June 19, 2020 | Development of an inactivated vaccine candidate for SARS-CoV-2 | Immunopaedia.org.za
COVID-19 and SARS-CoV-2 update from Immunopaedia.org.za.
The virus SARS-CoV-2 has causes COVID-19 disease which has led to an unprecedented public health crisis world-wide. The scientific community is still searching for a vaccine and there are currently no SARS-CoV-2 specific treatments, an effective vaccine is urgently needed.
Researchers have developed a “pilot-scale production of a purified inactivated SARS-CoV-2 virus vaccine candidate (PiCoVacc), which induced SARS-CoV-2-specific neutralizing antibodies in mice, rats and non-human primates”. The induced antibodies neutralized 10 representative SARS-CoV-2 strains which suggests that there may be a possible broader neutralizing ability.
“Three immunizations using two different doses (3 μg or 6 μg per dose) provided partial or complete protection in macaques against SARS-CoV-2 challenge, respectively, without observable antibody-dependent enhancement of infection.”
The researchers showed evidences for the safety of PiCoVacc in macaques; and did not observe infection enhancement or immunopathological exacerbation in their studies. “The results suggest a path forward for clinical development of SARS-CoV-2 vaccines for use in humans. Phases I, II and III clinical trials with PiCoVacc, as well as other SARS-CoV-2 vaccine candidates, are expected to begin later this year”.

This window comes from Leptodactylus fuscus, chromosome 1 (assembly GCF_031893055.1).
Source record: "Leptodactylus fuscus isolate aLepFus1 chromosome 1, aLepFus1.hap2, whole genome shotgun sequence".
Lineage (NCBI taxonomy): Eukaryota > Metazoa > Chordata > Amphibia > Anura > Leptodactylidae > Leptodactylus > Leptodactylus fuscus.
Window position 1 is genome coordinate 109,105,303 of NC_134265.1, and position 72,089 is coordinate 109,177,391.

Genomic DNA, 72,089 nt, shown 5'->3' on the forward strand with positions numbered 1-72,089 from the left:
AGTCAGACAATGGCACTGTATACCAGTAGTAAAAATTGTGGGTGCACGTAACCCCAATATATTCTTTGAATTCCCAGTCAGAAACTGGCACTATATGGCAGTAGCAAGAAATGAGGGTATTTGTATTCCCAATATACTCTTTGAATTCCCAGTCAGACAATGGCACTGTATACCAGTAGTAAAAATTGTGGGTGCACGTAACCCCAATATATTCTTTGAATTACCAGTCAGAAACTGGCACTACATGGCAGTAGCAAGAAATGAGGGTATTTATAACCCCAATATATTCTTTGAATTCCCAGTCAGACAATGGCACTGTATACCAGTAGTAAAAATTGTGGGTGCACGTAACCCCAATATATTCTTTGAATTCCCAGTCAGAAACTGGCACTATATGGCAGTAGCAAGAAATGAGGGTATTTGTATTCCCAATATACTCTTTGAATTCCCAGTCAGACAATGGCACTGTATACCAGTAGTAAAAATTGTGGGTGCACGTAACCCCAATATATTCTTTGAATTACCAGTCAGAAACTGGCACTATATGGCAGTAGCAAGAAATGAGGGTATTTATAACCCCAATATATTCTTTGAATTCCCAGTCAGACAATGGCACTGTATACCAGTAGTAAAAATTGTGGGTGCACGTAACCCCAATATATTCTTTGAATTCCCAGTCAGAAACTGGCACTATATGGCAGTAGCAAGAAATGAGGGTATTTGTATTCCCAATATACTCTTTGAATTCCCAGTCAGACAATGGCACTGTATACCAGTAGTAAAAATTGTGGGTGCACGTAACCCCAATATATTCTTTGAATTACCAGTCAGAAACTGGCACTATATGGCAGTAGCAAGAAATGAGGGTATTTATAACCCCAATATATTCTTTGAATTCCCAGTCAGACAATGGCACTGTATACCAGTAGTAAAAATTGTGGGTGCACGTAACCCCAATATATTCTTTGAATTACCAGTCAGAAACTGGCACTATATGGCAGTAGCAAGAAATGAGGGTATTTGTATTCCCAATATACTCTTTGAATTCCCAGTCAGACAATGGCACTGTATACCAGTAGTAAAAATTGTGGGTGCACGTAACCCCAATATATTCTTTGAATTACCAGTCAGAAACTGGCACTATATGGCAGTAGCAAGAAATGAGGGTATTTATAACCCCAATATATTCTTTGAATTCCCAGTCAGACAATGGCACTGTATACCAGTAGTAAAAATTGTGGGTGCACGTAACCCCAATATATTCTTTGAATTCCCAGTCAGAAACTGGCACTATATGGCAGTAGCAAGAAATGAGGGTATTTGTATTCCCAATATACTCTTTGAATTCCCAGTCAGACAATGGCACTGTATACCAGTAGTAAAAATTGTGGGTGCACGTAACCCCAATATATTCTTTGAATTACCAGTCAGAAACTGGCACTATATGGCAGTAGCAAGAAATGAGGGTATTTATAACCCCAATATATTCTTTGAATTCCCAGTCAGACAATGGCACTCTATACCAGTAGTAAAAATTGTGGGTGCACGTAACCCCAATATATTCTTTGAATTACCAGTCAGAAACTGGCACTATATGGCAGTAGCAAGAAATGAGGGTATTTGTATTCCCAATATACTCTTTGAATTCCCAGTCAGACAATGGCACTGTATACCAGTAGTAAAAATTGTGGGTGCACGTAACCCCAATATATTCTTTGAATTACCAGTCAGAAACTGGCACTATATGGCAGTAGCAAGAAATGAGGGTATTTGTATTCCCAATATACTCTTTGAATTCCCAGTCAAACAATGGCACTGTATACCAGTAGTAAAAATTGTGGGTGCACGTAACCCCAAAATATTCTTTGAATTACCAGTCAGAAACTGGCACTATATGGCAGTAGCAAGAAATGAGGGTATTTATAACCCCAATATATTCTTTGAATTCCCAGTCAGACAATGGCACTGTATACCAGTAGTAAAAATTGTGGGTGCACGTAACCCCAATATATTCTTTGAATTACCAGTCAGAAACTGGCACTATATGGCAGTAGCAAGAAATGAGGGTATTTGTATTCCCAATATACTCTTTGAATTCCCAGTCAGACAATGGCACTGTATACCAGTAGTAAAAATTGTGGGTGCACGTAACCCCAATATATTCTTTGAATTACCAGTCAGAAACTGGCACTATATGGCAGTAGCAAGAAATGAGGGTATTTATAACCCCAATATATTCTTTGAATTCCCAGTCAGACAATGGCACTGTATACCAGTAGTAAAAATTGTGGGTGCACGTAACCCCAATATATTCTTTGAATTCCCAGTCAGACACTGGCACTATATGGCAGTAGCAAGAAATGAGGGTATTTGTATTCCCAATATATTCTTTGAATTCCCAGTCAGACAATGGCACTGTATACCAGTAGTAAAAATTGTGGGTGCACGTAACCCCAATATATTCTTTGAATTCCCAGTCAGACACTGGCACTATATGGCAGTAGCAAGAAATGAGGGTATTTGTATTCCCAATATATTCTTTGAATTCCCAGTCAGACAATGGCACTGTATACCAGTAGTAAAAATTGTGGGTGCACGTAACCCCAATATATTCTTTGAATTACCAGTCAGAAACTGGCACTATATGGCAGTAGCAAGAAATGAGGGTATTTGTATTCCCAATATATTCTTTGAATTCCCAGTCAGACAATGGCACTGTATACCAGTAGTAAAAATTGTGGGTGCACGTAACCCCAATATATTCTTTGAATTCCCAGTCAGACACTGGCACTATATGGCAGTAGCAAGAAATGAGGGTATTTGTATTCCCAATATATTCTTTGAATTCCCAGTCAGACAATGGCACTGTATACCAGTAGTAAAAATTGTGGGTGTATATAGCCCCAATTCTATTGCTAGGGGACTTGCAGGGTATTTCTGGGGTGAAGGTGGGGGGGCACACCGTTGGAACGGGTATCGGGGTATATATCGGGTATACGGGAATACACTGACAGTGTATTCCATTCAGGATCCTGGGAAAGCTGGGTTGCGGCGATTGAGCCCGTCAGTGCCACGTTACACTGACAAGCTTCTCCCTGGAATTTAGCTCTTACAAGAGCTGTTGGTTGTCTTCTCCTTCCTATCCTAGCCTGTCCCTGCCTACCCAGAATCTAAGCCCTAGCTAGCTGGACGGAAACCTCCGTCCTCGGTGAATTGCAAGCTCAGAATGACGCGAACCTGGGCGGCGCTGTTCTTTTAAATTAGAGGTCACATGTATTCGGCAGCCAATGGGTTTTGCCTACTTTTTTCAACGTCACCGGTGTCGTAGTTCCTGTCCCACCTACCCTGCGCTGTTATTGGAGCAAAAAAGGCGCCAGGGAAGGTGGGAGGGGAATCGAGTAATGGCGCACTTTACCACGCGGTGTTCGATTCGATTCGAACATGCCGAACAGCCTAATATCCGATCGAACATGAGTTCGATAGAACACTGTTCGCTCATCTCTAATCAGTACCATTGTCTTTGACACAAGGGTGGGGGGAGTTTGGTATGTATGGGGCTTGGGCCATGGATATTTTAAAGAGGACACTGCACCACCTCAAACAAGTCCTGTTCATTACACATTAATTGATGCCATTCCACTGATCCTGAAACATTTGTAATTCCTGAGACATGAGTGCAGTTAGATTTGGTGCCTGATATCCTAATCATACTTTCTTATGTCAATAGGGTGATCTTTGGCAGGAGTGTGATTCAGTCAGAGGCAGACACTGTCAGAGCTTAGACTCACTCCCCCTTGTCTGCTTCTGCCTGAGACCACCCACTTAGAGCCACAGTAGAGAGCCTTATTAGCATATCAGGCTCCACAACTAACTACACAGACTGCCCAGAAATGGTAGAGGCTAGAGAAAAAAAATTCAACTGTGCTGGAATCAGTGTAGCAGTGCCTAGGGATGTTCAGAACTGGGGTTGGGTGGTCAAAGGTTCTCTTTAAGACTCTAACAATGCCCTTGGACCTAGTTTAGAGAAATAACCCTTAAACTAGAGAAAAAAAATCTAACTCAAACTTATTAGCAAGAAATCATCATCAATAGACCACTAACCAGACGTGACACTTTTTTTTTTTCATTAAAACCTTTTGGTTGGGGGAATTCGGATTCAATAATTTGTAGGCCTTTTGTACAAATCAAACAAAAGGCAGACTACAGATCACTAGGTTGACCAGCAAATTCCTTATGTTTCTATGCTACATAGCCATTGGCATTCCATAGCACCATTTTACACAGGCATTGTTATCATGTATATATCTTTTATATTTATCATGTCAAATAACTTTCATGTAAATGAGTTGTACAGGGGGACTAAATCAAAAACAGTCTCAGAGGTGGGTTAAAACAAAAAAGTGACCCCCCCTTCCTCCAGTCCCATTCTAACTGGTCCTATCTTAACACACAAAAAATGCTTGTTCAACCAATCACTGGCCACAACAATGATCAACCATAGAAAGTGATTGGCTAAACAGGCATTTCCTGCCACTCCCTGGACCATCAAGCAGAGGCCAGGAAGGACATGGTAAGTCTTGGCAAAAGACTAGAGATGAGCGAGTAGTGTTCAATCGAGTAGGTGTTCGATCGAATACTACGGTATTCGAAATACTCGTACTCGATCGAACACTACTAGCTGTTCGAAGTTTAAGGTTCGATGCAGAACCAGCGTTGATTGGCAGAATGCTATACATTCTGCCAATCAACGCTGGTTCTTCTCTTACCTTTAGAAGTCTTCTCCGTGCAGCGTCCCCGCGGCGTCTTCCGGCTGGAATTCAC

Immunogenicity and protective efficacy of PiCoVacc in nonhuman primates. Macaques were immunized three times through the intramuscular route with various doses of PiCoVacc or adjuvant only (sham) or placebo (n=4). SARS-CoV-2-specific IgG response (A) and neutralizing antibody titer (B) were measured. Data points represent mean +/− SEM of individual macaques from four independent experiments; error bars reflect SEM; dotted lines indicate the limit of detection; horizontal lines indicate the geometric mean titer (GMT) of EC50 for each group. Protective efficacy of PiCoVacc against SARS-CoV-2 challenge at week 3 after immunization was evaluated in macaques (C-F). Viral loads of throat (C) and anal (D) swab specimens collected from the inoculated macaques at day 3, 5 and 7 pi were monitored. Viral loads in various lobes of lung tissue from all the inoculated macaques at day 7 post-infection were measured (E). RNA was extracted and viral load was determined by qRT-PCR. All data are presented as mean ± SEM from four independent experiments; error bars reflect SEM. Asterisks represent significance: *P < 0.05 and **P < 0.01. Histopathological examinations (F) in lungs from all the inoculated macaques at day 7 post infection. Lung tissue was collected and stained with hematoxylin and eosin.
Journal Article: Qiang Gao et al, 2020. Development of an inactivated vaccine candidate for SARS-CoV-2. Science